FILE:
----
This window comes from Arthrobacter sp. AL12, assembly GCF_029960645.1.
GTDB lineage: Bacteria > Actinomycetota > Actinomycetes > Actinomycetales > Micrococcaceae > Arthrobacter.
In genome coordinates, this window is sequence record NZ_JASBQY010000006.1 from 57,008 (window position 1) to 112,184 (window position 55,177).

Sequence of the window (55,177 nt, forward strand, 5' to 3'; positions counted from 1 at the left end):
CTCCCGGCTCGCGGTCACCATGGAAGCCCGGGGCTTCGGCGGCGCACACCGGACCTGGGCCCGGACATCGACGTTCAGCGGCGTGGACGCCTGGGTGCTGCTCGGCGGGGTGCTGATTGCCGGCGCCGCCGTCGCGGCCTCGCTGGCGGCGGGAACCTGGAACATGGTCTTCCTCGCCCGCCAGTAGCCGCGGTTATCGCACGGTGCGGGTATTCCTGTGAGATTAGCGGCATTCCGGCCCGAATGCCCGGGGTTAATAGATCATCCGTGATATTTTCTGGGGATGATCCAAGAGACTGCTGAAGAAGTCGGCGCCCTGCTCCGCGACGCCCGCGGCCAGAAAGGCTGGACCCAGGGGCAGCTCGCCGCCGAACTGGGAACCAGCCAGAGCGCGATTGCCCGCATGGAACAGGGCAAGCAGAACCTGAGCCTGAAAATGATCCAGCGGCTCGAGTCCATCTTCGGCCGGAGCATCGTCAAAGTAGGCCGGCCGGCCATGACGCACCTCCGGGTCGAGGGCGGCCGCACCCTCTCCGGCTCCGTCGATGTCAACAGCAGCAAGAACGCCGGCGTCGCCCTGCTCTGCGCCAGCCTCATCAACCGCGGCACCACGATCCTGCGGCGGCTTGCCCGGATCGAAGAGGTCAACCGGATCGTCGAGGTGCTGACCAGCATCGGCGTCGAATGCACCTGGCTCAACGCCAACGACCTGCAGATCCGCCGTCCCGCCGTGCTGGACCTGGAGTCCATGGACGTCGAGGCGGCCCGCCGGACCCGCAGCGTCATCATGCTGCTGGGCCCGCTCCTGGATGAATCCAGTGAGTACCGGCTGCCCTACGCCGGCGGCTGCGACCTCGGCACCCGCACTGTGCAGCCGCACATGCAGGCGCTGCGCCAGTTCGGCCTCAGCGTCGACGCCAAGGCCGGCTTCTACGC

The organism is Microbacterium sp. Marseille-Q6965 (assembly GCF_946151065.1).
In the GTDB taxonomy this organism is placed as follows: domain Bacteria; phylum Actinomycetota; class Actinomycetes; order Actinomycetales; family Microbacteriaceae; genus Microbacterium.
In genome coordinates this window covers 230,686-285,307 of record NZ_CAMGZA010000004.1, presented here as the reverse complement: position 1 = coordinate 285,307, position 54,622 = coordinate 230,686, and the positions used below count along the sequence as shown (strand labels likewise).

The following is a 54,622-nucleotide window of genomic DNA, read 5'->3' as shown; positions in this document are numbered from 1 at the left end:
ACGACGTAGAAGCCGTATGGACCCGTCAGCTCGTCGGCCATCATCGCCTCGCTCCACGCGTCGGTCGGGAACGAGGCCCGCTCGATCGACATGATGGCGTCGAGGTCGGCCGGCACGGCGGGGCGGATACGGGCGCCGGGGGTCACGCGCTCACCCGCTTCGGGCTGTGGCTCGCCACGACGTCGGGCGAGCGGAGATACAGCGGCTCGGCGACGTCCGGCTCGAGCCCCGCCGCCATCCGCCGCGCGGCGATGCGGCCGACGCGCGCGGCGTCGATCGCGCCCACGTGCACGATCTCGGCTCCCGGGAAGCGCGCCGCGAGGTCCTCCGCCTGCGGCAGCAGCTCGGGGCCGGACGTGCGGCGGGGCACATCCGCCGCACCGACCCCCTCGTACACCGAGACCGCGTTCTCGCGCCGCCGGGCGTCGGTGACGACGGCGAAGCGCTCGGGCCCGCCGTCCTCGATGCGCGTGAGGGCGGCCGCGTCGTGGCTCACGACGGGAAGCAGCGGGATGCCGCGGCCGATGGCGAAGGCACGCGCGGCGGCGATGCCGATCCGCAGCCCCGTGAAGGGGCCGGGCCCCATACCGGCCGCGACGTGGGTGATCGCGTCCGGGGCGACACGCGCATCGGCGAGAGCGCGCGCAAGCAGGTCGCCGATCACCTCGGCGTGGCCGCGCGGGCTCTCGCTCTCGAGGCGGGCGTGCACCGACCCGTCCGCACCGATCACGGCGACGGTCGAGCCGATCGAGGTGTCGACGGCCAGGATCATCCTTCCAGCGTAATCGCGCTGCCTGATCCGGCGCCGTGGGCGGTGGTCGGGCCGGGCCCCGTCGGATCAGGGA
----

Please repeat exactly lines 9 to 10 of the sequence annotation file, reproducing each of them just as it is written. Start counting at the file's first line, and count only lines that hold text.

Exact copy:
The following is a 54,622-nucleotide window of genomic DNA, read 5'->3' as shown; positions in this document are numbered from 1 at the left end:
ACGACGTAGAAGCCGTATGGACCCGTCAGCTCGTCGGCCATCATCGCCTCGCTCCACGCGTCGGTCGGGAACGAGGCCCGCTCGATCGACATGATGGCGTCGAGGTCGGCCGGCACGGCGGGGCGGATACGGGCGCCGGGGGTCACGCGCTCACCCGCTTCGGGCTGTGGCTCGCCACGACGTCGGGCGAGCGGAGATACAGCGGCTCGGCGACGTCCGGCTCGAGCCCCGCCGCCATCCGCCGCGCGGCGATGCGGCCGACGCGCGCGGCGTCGATCGCGCCCACGTGCACGATCTCGGCTCCCGGGAAGCGCGCCGCGAGGTCCTCCGCCTGCGGCAGCAGCTCGGGGCCGGACGTGCGGCGGGGCACATCCGCCGCACCGACCCCCTCGTACACCGAGACCGCGTTCTCGCGCCGCCGGGCGTCGGTGACGACGGCGAAGCGCTCGGGCCCGCCGTCCTCGATGCGCGTGAGGGCGGCCGCGTCGTGGCTCACGACGGGAAGCAGCGGGATGCCGCGGCCGATGGCGAAGGCACGCGCGGCGGCGATGCCGATCCGCAGCCCCGTGAAGGGGCCGGGCCCCATACCGGCCGCGACGTGGGTGATCGCGTCCGGGGCGACACGCGCATCGGCGAGAGCGCGCGCAAGCAGGTCGCCGATCACCTCGGCGTGGCCGCGCGGGCTCTCGCTCTCGAGGCGGGCGTGCACCGACCCGTCCGCACCGATCACGGCGACGGTCGAGCCGATCGAGGTGTCGACGGCCAGGATCATCCTTCCAGCGTAATCGCGCTGCCTGATCCGGCGCCGTGGGCGGTGGTCGGGCCGGGCCCCGTCGGATCAGGGA